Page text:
A month and a day away from the election, John McCain’s task, never easy, is more daunting than ever.
The financial crisis that overwhelmed us a few weeks ago has set in motion economic problems that will be with us for some time to come. It also turned out to be the best possible political gift for the Obama campaign. It has dominated the news for weeks now, deepened the public’s mistrust of Republicans (which was beginning to abate), arrested and reversed the momentum the McCain campaign had skillfully achieved, and shifted the election onto terrain that most favors Obama.
The financial meltdown was bound to hurt Republicans no matter what; the way McCain and members of the GOP handled it has made things worse. And so we are essentially where we were several months ago, with Obama in possession of a sizable lead. The difference now is that there are less than 30 days left before the votes are cast, the number of states McCain has a realistic chance of picking off (like Michigan, Wisconsin, Minnesota, and New Hampshire) are dwindling by the day, some states that should be safe McCain states (like Florida, North Carolina, and even Indiana) are in play, and states McCain has to have–like Ohio and Virginia–are up for grabs.
It’s true enough that the pendulum of public opinion has swung widely in the last several seven weeks, moving from an Obama lead, to a slight McCain lead, and back again. It’s also true that Obama is still a question mark in many people’s minds. But a strong wind is now at Obama’s back. And the issue that will almost surely dominate the public mind between now and the election, the economy, plays to Obama’s strength and McCain’s weakness.
What this means is that Senator McCain now has to turn in two superb debate performances. He has no margin for error on any front. And he has to hope for either a dramatic external event to alter the trajectory of the race, or a significant slip up by the well-disciplined Obama campaign. That’s a lot to hope for in the next four weeks.
This past weekend has made it clear that Obama’s unremittingly liberal voting record, as well as some of his past associations (weirdly excluding the Reverend Jeremiah Wright, which is the association that deeply troubled a lot of us), will be an issue during what I have called Act III of the McCain campaign.
What remains to be seen is whether this line of criticism will succeed given the current environment. If so, the case McCain makes needs to be powerful and precise, accurate and believable. He must convince a large segment of the public that his argument is not backward-looking but is instead intensely practical. To be more specific, McCain need to demonstrate to voters why Obama’s past record and associations will shape, in important and harmful ways, how Obama would govern as president. To invoke a line used by Senator Biden during last Thursday’s debate, McCain needs to explain why “past is prologue.”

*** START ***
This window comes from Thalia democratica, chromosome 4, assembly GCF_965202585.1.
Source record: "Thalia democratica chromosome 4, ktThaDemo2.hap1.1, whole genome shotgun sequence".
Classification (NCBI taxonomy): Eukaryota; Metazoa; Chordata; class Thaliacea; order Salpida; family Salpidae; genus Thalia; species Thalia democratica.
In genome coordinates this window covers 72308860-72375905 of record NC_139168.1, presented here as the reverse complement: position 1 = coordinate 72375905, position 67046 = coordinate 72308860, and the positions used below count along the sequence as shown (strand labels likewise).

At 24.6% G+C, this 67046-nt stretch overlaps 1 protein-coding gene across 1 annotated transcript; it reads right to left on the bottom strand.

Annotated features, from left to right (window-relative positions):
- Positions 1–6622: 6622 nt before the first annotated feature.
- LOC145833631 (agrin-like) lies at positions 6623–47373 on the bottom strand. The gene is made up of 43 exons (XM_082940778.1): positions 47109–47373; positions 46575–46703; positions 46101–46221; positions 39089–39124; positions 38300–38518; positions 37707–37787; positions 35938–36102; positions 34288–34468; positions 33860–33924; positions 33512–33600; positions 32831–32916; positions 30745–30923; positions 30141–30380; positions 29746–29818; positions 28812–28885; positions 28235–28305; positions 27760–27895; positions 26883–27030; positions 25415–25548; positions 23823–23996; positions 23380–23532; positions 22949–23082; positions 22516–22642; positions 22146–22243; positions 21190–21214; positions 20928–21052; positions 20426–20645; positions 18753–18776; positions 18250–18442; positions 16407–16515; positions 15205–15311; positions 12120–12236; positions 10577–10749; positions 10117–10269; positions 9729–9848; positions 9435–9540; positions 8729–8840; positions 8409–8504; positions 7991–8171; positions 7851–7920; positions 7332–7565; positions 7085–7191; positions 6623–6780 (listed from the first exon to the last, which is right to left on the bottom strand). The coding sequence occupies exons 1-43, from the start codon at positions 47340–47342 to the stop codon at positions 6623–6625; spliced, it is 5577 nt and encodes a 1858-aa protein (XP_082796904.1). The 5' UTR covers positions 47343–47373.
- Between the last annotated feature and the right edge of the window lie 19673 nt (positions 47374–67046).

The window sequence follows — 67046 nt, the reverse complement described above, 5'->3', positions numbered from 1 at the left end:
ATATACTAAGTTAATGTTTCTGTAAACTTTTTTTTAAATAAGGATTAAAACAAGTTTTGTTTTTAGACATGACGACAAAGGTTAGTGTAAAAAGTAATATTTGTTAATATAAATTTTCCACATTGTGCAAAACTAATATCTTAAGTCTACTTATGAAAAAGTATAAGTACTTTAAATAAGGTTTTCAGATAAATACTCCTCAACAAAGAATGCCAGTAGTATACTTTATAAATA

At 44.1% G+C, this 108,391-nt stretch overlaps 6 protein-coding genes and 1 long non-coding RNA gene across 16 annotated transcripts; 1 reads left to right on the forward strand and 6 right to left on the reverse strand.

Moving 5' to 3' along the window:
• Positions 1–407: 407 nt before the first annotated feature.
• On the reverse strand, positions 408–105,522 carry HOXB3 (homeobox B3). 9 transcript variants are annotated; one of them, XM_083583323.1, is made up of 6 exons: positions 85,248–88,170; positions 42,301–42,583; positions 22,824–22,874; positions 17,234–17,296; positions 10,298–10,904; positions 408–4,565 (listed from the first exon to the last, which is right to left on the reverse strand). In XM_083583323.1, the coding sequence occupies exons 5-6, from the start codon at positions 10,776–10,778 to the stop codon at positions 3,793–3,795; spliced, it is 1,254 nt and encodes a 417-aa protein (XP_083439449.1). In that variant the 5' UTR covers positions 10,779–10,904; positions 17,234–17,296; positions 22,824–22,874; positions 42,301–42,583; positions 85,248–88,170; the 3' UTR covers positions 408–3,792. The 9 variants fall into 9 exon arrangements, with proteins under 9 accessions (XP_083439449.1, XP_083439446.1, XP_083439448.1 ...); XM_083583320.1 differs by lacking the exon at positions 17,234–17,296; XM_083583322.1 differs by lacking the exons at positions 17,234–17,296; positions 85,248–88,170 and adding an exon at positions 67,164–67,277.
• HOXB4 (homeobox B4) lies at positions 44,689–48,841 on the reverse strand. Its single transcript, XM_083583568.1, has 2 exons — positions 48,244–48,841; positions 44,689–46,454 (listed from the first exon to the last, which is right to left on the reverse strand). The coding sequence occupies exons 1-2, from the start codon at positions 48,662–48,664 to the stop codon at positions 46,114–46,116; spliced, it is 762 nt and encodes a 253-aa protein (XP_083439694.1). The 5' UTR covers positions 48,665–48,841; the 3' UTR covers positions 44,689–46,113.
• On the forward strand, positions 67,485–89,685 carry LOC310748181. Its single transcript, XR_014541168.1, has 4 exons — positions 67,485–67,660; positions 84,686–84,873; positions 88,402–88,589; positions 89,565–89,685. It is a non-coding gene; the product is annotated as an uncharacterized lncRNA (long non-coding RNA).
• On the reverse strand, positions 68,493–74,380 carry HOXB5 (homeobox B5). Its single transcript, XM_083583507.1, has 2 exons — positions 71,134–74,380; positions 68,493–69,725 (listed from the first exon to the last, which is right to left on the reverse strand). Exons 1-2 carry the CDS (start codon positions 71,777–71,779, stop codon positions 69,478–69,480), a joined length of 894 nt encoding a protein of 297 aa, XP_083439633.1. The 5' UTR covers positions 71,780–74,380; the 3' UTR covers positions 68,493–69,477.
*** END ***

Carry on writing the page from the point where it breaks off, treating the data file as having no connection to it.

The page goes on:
There are possible pitfalls for Senator McCain to be sure. He needs to be careful not to come across looking like Bob “Where’s the outrage?” Dole near the end of the 1996 campaign. There will be a relentless effort by Democrats, and many political commentators, to portray McCain as petty, desperate, and small-minded. And with the American economy adrift and heading toward a recession, it will be a challenge not to make his criticisms appear to be out of sync with the main issue on people’s mind. Nor is it as if McCain will be aiming his fire against a passive figure; Obama and his campaign will fight back and make a series of counter-attacks.
The thing that McCain has in his favor is that Obama is in fact deeply liberal. That judgment is beyond dispute, at least if voting records have any relevance. In a center-right nation, that is a problem. The task for McCain has always been to do more than shout “liberal, liberal, liberal” in a crowded political theater; he has to show that Obama’s liberalism, especially combined with a Pelosi-and-Reid led Congress, will have real world consequences. He has to demonstrate, in a way that’s accessible and relevant, why one’s political philosophy serves as a reliable guide to one’s political actions.
Barack Obama will do what he has done from the outset: deny the charge and insist that such labels are passé, a political artifact from 1988, a page from the GOP’s book of “old politics.” In fact, in this election, as in all elections, ideas and political ideology ought to matter. Whether John McCain – a man who over the years has prided himself on being non-ideological, a “maverick,” and a deal-maker – can make that case at all, let alone in the current environment, is very much of an open question. But he really has no other choice than to try, starting tomorrow night in Nashville.